In his highly anticipated appearance before Congress on Wednesday (July 29), Facebook CEO Mark Zuckerberg is expected to say that the social media mega-company is an American success story.
Sources told Bloomberg News that the Facebook founder will tell the House Judiciary Committee’s Subcommittee on Antitrust, Commercial and Administrative Law that the global competitive market is threatened by the rise of Chinese social media apps. He is also likely to talk about Facebook’s advertising rivals, including Google, Amazon and social media competitors Twitter and TikTok.
The Facebook CEO, along with Amazon CEO Jeff Bezos, Apple CEO Tim Cook and Google CEO Sundar Pichai will face antitrust questions by the Congressional subcommittee exploring competitive practices among the four giant tech firms.
Lawmakers have raised concerns that the companies have used their market position to eliminate competition and maintain market domination, leading to negative consequences for consumers, including higher prices and fewer choices.
Congressional investigators said they have collected thousands of internal Facebook documents to determine its reason for buying Instagram and WhatsApp, the news service reported. Instagram had just 13 employees and no revenue when Facebook acquired it in 2012.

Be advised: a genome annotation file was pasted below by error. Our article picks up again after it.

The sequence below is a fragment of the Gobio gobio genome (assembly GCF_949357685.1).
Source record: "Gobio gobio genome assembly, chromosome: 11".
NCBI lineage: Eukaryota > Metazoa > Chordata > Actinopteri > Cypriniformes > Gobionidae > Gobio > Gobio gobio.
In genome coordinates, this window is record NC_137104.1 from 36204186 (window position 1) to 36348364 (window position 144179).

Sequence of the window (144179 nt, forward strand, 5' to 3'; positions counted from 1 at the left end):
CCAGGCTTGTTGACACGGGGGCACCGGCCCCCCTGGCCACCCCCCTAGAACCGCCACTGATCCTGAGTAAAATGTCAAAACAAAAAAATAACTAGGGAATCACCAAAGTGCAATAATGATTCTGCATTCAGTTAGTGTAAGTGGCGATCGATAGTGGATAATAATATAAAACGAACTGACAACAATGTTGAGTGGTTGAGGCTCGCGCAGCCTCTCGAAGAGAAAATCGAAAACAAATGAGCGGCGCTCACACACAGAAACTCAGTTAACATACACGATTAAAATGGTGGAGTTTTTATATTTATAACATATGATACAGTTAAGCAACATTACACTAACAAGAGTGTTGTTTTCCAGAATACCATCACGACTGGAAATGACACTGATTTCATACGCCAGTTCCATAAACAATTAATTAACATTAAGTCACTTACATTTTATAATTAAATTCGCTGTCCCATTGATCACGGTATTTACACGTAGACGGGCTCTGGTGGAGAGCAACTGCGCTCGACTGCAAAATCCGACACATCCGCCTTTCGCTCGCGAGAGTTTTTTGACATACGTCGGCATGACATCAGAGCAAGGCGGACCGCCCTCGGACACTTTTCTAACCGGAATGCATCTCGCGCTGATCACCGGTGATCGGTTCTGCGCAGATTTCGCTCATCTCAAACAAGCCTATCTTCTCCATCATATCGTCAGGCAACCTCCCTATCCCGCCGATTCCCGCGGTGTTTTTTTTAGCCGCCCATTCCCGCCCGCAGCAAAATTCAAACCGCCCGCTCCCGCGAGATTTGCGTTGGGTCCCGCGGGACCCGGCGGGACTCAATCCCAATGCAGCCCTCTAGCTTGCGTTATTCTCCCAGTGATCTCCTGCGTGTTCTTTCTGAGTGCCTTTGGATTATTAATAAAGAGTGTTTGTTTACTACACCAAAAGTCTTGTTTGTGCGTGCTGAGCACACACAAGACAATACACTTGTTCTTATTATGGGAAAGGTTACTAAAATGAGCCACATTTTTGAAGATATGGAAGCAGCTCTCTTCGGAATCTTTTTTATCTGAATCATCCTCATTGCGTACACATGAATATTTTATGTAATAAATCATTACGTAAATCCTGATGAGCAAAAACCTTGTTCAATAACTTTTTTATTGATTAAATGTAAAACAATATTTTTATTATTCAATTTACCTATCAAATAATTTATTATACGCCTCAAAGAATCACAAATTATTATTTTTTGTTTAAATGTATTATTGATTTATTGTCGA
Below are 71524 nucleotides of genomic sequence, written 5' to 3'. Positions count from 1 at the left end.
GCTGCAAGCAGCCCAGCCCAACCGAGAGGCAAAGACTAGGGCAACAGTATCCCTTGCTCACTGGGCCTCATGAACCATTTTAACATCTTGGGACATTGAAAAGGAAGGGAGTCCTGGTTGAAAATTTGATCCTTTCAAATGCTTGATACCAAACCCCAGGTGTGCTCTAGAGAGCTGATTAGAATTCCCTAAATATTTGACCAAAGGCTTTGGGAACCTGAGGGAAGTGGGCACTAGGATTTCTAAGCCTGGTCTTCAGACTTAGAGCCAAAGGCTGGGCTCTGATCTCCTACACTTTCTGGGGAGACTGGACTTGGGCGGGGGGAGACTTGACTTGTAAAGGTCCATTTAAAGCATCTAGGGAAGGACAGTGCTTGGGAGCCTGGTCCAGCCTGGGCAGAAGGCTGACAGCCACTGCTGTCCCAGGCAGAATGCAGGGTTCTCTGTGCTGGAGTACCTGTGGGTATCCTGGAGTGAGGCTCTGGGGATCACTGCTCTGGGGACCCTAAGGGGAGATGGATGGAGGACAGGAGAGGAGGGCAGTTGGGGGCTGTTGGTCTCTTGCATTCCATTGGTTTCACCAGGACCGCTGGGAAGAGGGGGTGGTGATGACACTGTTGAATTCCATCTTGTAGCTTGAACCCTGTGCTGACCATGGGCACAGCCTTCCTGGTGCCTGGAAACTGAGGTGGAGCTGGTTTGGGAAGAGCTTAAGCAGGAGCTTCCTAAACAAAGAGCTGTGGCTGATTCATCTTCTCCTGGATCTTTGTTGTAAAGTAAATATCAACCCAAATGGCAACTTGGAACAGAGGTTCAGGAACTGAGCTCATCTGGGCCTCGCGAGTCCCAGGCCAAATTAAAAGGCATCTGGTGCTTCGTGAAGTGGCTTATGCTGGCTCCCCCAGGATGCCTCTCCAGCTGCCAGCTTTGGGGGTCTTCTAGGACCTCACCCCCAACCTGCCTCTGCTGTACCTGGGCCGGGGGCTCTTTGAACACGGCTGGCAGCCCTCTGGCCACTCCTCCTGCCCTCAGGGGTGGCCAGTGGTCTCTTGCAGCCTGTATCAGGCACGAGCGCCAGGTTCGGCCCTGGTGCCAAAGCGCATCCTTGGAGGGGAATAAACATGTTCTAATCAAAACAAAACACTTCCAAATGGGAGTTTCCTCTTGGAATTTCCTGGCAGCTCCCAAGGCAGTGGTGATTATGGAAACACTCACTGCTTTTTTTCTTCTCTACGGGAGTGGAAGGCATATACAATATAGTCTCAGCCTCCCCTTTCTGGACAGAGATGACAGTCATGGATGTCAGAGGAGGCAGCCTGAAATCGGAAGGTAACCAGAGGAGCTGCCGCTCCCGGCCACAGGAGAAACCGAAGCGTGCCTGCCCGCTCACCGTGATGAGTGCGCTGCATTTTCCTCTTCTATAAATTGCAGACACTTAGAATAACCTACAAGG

At a 2019 hearing about Libra, Facebook’s entree into cryptocurrency, Zuckerberg said: “China is moving quickly to launch a similar idea in the coming months. If America doesn’t innovate, our financial leadership is not guaranteed.”
Last week, PYMNTS reported that the Congressional report on alleged antitrust violations by the nation’s largest technology companies could be issued soon. In a phone call with reporters last week, senior aides from the House Judiciary Committee and the antitrust subcommittee said the panel has received 1.3 million documents from the companies, and that the final report could come later this summer or early fall.
Zuckerberg could be required to testify before the Federal Trade Commission (FTC) as it investigates whether the California-based social media conglomerate has violated U.S. antitrust laws.
Facebook insists that its innovations offer expanded choices to consumers. While the FTC has been examining whether Facebook has engaged in unlawful monopolistic practices, the Department of Justice (DOJ) is also investigating online platforms over antitrust concerns.